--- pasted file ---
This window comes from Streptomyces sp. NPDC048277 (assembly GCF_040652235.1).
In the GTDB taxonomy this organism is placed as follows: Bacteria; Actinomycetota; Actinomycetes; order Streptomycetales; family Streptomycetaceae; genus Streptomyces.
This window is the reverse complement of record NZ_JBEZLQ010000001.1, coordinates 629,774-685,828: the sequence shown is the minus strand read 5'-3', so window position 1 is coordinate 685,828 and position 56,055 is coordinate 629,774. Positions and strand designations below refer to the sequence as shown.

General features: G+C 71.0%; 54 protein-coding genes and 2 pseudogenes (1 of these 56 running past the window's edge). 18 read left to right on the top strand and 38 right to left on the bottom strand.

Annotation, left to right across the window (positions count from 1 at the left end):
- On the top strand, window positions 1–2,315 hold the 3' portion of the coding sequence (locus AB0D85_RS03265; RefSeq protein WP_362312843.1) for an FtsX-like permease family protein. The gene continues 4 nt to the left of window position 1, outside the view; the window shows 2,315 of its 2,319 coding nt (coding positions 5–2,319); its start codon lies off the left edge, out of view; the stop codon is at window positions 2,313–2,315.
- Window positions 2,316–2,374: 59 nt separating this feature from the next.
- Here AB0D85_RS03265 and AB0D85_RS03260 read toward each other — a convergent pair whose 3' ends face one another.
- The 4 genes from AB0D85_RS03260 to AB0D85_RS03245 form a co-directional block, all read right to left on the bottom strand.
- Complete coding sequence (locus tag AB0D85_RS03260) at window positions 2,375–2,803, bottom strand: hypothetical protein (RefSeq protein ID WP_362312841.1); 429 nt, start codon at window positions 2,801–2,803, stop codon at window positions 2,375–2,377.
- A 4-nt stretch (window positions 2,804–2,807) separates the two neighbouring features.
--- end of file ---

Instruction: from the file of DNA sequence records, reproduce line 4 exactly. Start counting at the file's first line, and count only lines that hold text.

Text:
General features: G+C 71.0%; 54 protein-coding genes and 2 pseudogenes (1 of these 56 running past the window's edge). 18 read left to right on the top strand and 38 right to left on the bottom strand.